Simulating Bark Beetle Outbreak Dynamics and their Influence on Carbon Balance Estimates with ORCHIDEE r7791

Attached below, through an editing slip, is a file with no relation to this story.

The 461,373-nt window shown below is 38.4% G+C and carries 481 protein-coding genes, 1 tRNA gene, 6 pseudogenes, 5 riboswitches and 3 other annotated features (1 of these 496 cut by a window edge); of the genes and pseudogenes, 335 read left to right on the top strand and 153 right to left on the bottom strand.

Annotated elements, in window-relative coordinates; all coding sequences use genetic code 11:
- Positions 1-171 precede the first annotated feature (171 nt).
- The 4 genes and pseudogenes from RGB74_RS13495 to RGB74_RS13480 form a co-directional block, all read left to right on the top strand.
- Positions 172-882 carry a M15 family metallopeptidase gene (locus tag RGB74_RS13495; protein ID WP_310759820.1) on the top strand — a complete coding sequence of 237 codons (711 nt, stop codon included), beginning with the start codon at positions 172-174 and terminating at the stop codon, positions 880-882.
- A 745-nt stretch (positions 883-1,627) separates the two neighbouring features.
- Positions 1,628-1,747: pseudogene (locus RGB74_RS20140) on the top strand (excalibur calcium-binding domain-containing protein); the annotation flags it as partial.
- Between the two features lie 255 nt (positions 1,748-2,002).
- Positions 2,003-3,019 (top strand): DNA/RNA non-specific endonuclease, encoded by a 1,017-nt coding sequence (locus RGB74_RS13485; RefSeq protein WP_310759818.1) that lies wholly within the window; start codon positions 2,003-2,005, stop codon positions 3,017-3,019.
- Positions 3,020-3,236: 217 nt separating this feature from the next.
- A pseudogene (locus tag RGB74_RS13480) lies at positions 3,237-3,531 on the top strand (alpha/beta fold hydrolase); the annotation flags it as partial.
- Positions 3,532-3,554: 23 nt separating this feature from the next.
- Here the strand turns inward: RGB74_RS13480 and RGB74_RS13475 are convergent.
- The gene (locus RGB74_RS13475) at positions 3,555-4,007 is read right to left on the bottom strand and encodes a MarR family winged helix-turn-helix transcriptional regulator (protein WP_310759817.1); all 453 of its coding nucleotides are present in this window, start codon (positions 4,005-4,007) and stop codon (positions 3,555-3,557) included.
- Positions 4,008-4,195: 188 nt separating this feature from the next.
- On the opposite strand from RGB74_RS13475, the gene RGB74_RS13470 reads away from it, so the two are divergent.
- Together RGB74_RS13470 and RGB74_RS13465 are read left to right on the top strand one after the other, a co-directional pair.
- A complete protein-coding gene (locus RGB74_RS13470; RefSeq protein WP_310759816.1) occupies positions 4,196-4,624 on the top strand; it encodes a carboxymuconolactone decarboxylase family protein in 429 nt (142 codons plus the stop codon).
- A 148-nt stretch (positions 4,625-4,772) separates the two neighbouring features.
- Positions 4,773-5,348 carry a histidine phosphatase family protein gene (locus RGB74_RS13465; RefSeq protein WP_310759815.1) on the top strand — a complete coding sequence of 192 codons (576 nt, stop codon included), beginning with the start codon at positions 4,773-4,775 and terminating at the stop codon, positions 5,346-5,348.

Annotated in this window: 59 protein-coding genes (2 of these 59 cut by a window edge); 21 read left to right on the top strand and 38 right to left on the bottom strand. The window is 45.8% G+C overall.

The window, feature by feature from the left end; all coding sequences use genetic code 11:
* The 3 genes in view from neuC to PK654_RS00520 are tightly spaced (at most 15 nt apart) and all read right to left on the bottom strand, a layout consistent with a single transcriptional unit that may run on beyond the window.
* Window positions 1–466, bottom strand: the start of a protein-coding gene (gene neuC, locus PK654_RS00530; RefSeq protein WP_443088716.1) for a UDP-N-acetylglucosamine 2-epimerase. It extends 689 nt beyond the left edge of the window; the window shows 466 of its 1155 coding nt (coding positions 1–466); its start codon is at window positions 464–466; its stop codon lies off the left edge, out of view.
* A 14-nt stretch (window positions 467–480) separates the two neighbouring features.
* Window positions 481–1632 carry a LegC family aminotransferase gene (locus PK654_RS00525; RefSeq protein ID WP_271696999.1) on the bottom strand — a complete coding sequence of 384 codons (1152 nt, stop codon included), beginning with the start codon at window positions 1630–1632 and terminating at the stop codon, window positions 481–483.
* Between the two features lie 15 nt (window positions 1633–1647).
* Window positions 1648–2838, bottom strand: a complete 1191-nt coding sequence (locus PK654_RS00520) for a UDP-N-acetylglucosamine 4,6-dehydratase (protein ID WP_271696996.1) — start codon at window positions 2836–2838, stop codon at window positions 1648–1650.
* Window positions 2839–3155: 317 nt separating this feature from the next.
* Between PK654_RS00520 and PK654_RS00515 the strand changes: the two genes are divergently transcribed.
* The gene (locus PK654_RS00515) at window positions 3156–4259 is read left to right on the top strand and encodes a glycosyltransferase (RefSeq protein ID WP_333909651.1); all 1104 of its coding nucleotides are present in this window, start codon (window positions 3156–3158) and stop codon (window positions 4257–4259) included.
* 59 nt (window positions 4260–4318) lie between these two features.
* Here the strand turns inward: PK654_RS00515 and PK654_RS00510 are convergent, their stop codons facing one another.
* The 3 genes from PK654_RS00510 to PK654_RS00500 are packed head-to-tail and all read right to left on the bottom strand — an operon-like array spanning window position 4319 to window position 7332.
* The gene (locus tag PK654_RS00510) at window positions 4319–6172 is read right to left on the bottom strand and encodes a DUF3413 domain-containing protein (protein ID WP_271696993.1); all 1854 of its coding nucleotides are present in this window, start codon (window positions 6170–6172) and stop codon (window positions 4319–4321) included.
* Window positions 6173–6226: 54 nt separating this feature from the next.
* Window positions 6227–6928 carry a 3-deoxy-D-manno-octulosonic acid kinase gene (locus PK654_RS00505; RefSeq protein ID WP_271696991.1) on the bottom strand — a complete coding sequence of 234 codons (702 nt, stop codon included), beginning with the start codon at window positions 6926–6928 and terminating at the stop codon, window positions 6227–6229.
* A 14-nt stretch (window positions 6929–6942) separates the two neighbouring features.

Abstract. New (a)biotic conditions, resulting from climate change, are expected to change disturbance dynamics, e.g., wind throw, forest fires and insect outbreaks, and their interactions. Unprecedented natural disturbance dynamics might alter the capability of forest ecosystems to buffer atmospheric CO2 increases in the atmosphere, even leading to the risk that forests transform from sinks into sources of CO2. This study aims to enhance the capability of the ORCHIDEE land surface model to study the impacts of climate change on bark beetle dynamics and subsequent effects on forest functioning. The bark beetle outbreak model is based on previous work by Temperli et al. 2013 for the LandClim landscape model. The new implementation of this model in ORCHIDEE r7791 accounts for the following differences between ORCHIDEE and LandClim: (1) the coarser spatial resolution of ORCHIDEE, (2) the higher temporal resolution of ORCHIDEE, and (3) the pre-existing process representation of wind throw, drought, and forest structure in ORCHIDEE. Qualitative evaluation demonstrated the model’s ability to simulate a wide range of observed post-disturbance forest dynamics: (1) resistance to bark beetle infestation even in the presence of windthrow events; (2) slow transition (3–7 years) from an endemic into an epidemic bark beetle population following medium intensity window events at cold locations; and (3) fast transition (1–3 years) from endemic to epidemic triggered by strong windthrow events. Although all simulated sites eventually recovered from disturbances, the time needed to recover varied from 5 to 10 years depending on the disturbance dynamics. In addition to enhancing the functionality of the ORCHIDEE model, the new bark beetle model represents a fundamental change in the way mortality is simulated, as it replaces a framework in which mortality is conceived as a continuous process by one in which mortality is represented by abrupt events. Changing the mortality framework provided new insights into carbon balance estimates, showing the risk of overestimating the short term sequestration potential under the commonly used continuous mortality framework.
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